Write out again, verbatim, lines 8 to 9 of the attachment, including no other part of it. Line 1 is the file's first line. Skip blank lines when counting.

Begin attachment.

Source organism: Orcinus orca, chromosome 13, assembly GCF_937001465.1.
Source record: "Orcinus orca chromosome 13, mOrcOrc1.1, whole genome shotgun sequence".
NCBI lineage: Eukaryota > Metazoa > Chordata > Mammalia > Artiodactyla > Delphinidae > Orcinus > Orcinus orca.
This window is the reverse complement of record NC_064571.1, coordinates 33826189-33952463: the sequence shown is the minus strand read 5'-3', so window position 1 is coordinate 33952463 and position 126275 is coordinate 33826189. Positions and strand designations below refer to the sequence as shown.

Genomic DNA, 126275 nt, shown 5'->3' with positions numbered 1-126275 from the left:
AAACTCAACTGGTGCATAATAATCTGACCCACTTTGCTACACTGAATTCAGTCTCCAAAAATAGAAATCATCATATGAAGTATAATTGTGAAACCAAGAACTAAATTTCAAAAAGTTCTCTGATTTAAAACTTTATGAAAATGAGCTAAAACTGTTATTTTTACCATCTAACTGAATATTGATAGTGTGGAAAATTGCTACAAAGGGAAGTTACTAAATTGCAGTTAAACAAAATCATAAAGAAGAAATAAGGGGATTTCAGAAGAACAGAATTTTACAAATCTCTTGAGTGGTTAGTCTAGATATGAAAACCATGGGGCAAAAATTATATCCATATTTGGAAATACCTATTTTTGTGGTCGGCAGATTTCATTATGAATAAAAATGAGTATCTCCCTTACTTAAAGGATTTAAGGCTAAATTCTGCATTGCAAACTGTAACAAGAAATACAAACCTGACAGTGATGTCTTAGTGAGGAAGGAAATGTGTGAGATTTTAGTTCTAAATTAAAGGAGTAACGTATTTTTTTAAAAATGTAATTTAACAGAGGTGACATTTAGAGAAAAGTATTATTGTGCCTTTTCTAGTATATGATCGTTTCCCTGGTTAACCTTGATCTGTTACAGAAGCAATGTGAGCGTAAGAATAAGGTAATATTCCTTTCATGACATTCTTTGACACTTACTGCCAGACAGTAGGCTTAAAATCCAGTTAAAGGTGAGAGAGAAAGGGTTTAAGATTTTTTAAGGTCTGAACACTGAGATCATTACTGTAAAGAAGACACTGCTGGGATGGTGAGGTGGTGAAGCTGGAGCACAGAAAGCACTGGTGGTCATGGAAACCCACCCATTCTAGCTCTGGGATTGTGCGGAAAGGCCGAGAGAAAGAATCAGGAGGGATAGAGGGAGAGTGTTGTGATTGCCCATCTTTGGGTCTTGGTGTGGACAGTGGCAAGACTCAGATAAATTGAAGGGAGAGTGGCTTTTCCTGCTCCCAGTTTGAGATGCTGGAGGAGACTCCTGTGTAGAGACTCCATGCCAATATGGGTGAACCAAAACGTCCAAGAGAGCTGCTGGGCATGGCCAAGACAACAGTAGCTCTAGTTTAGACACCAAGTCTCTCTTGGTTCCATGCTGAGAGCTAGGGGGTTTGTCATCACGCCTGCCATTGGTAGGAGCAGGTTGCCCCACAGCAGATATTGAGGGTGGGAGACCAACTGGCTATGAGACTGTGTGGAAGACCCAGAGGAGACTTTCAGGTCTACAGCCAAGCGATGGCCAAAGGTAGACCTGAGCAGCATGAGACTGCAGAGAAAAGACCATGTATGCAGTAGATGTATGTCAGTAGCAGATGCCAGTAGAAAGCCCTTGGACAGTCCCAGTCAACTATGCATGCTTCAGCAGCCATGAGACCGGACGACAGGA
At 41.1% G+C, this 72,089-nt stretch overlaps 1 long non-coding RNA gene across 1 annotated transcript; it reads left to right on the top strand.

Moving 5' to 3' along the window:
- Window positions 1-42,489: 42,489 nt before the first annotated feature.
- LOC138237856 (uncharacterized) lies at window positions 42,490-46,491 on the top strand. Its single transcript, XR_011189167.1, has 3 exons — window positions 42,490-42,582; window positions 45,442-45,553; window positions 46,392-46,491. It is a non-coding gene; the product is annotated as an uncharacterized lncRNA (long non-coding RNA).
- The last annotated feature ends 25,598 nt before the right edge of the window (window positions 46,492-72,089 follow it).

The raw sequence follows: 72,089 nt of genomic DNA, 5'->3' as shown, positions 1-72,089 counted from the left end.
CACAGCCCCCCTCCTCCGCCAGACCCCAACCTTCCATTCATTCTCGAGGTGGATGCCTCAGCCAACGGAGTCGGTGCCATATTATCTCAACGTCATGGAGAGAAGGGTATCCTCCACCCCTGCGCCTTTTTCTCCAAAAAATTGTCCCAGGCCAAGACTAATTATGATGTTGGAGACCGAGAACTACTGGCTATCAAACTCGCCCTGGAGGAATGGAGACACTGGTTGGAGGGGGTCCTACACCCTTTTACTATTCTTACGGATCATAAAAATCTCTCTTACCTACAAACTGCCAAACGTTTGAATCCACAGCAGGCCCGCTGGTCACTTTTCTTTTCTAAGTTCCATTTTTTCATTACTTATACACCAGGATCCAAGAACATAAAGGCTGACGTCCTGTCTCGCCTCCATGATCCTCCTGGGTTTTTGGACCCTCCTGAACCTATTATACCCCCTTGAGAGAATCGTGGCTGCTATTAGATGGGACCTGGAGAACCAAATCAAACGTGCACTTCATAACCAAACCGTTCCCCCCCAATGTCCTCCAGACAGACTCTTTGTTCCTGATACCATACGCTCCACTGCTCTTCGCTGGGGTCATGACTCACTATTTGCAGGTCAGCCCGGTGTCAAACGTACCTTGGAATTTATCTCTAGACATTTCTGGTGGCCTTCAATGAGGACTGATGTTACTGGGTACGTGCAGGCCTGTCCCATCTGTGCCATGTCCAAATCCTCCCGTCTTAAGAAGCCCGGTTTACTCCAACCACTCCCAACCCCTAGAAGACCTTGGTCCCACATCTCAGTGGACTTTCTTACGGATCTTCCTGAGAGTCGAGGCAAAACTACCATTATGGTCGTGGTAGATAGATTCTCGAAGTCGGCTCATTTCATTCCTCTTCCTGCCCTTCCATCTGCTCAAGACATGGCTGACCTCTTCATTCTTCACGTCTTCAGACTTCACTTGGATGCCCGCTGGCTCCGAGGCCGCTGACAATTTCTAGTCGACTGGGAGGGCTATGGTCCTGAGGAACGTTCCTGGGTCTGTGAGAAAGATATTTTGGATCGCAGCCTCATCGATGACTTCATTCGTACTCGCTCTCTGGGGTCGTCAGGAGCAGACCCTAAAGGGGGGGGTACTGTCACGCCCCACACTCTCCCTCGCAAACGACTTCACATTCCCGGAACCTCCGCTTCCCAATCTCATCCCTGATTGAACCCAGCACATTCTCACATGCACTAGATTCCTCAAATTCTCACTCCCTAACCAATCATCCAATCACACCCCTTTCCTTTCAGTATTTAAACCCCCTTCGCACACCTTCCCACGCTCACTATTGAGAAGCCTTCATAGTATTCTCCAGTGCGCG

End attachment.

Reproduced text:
Moving 5' to 3' along the window:
- Window positions 1-42,489: 42,489 nt before the first annotated feature.